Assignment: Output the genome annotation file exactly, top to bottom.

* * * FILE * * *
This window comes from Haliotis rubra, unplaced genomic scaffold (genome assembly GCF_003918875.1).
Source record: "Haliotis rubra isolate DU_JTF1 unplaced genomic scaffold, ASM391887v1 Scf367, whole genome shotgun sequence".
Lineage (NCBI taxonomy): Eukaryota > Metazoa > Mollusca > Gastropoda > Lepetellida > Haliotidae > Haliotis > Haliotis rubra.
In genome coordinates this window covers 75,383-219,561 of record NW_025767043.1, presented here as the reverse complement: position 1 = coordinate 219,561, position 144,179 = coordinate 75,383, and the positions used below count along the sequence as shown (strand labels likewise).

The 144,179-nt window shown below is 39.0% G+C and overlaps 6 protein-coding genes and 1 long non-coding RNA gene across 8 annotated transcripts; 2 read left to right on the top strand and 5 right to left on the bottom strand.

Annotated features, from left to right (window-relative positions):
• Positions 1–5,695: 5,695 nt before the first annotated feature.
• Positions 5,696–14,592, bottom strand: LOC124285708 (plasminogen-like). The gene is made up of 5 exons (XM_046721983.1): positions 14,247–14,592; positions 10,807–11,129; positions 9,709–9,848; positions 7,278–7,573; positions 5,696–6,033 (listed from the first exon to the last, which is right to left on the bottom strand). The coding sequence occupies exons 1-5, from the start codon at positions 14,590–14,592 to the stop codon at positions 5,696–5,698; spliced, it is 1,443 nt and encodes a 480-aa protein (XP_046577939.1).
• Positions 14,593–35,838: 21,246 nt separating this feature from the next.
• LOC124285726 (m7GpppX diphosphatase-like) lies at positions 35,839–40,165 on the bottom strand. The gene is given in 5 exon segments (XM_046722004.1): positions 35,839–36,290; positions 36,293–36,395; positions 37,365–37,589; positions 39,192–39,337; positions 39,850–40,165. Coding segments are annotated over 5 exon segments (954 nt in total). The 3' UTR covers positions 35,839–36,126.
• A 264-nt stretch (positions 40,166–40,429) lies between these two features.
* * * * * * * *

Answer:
This window comes from Haliotis rubra, unplaced genomic scaffold (genome assembly GCF_003918875.1).
Source record: "Haliotis rubra isolate DU_JTF1 unplaced genomic scaffold, ASM391887v1 Scf367, whole genome shotgun sequence".
Lineage (NCBI taxonomy): Eukaryota > Metazoa > Mollusca > Gastropoda > Lepetellida > Haliotidae > Haliotis > Haliotis rubra.
In genome coordinates this window covers 75,383-219,561 of record NW_025767043.1, presented here as the reverse complement: position 1 = coordinate 219,561, position 144,179 = coordinate 75,383, and the positions used below count along the sequence as shown (strand labels likewise).

The 144,179-nt window shown below is 39.0% G+C and overlaps 6 protein-coding genes and 1 long non-coding RNA gene across 8 annotated transcripts; 2 read left to right on the top strand and 5 right to left on the bottom strand.

Annotated features, from left to right (window-relative positions):
• Positions 1–5,695: 5,695 nt before the first annotated feature.
• Positions 5,696–14,592, bottom strand: LOC124285708 (plasminogen-like). The gene is made up of 5 exons (XM_046721983.1): positions 14,247–14,592; positions 10,807–11,129; positions 9,709–9,848; positions 7,278–7,573; positions 5,696–6,033 (listed from the first exon to the last, which is right to left on the bottom strand). The coding sequence occupies exons 1-5, from the start codon at positions 14,590–14,592 to the stop codon at positions 5,696–5,698; spliced, it is 1,443 nt and encodes a 480-aa protein (XP_046577939.1).
• Positions 14,593–35,838: 21,246 nt separating this feature from the next.
• LOC124285726 (m7GpppX diphosphatase-like) lies at positions 35,839–40,165 on the bottom strand. The gene is given in 5 exon segments (XM_046722004.1): positions 35,839–36,290; positions 36,293–36,395; positions 37,365–37,589; positions 39,192–39,337; positions 39,850–40,165. Coding segments are annotated over 5 exon segments (954 nt in total). The 3' UTR covers positions 35,839–36,126.
• A 264-nt stretch (positions 40,166–40,429) lies between these two features.